The Grow SF Report, Vol. 14

What You Need To Know

The latest updates on SF government progress, policies, and priorities:

California’s Economy is #1 in US

Despite the doom and gloom in the press at the beginning of the pandemic, the latest economic data indicates California has no peers among developed economies for expanding GDP, creating jobs, raising household income, manufacturing growth, investment in innovation, producing clean energy and unprecedented wealth through its stocks and bonds. All of which underlines Governor Newsom's announcement last month of the biggest state tax rebate in American history

The Uncertain Fate of Remote Public Comment

When the Board of Supervisors’ legislative meetings went remote at the start of the pandemic, so did public comment. For the first time, SF residents had unprecedented access to provide input to the board. Now that the state is reopening, Supes will resume in-person meetings. They’ve promised to keep remote public comment for now, but the long-term fate of this important new channel for the people to make their voices heard is far from certain.

Politicians Behaving Badly: From Aaron Peskin to Phil Ting

San Francisco Chronicle columnist Heather Knight asked an important question recently: “Despite a national reckoning on race, gender, and inclusion, why have city officials not ensured women and especially women of color get treated respectfully?”

This question was framed for Supervisor Aaron Peskin, who was forced this week to publicly apologize for two decades of bullying and drunken behavior on and off the job. He announced he would seek treatment for alcoholism. Joe Eskenazi of Mission Local recaps all the details, pointing out people in power knew about, enabled, and ignored the bad behavior for a long time.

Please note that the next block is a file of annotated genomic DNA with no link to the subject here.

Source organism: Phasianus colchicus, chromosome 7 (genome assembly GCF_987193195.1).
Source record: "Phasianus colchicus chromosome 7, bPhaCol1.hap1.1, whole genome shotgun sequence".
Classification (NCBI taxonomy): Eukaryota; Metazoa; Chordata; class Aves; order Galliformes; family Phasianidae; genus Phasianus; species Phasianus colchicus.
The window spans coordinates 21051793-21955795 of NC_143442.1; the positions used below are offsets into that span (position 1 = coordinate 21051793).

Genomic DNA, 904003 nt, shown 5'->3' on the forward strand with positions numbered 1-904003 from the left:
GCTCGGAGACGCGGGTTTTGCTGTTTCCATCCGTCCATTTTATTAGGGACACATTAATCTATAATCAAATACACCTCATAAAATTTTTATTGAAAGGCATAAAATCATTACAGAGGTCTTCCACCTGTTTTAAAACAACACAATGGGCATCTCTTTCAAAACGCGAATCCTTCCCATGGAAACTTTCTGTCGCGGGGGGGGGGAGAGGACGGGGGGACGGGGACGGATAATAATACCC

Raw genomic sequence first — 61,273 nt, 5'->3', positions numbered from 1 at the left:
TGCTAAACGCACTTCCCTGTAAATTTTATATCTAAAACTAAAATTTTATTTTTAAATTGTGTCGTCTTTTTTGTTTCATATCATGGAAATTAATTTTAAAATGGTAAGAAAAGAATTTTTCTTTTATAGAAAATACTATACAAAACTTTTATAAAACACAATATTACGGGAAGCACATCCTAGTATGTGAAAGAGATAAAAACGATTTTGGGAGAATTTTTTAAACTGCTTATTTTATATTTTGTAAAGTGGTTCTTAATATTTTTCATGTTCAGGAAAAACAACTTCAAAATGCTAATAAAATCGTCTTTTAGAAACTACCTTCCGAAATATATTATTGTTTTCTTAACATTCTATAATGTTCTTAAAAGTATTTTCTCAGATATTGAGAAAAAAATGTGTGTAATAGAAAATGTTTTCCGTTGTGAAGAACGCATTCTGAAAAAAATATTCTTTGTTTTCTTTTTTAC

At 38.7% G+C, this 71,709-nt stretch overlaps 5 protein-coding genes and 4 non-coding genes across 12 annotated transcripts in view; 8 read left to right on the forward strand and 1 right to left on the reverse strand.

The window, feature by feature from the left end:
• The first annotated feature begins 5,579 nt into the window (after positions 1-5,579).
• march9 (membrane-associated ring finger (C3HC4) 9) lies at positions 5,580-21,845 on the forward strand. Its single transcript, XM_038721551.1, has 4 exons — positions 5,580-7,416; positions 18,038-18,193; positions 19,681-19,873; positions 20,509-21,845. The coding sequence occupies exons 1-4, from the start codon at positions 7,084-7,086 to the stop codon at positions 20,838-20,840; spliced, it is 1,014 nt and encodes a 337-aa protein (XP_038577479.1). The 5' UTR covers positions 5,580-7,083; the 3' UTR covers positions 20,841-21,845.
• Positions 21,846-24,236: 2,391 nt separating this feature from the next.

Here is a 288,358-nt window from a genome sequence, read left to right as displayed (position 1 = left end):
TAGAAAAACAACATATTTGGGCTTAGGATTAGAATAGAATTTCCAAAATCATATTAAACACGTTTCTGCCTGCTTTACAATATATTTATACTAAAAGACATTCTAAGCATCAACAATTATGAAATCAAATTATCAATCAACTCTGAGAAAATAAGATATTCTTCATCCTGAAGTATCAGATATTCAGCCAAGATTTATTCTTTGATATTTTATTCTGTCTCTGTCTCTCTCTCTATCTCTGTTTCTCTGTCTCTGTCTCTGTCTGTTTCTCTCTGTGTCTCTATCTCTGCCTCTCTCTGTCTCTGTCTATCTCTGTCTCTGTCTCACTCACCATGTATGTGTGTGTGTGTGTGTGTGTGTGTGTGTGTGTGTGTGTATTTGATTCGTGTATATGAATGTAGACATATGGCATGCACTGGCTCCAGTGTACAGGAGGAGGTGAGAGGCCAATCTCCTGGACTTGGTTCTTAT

But Knight’s poignant question could also apply to Assemblymember Phil Ting, who faced #MeToo allegations last summer. CalMatters published a report with jarring details not usually seen in the respected, nonpartisan, nonprofit journalism venture focused on the state capitol.

San Francisco’s political establishment has been silent on the Ting scandal. The calls for an investigation by the women quoted in the CalMatters article have gone unanswered for a year. 

But some local women, like these two moms, are starting to speak out. So is journalist Anna Tong.

Parent Hero Confronts School Board Recall Petition Thief

Kit Lam is one of the many parents who had to organize and protest to become their own heroes in the fight to reopen schools. The school board wasted many months in its refusal to plan for a safe reopening. Thousands of kids suffered more than a year of learning loss along with physical and mental isolation in Zoom school. That’s why parents like Kit volunteered many hours gathering signatures to recall the school board.

Then someone dared to steal the petitions from the table Kit was operating at a Richmond neighborhood farmer’s market. Video of Kit confronting the thief went viral: “I’m fighting for my kids’ lives!” Kit shouted at the thief, who wore distinct red glasses. “You stole the petitions! Why are you doing this?”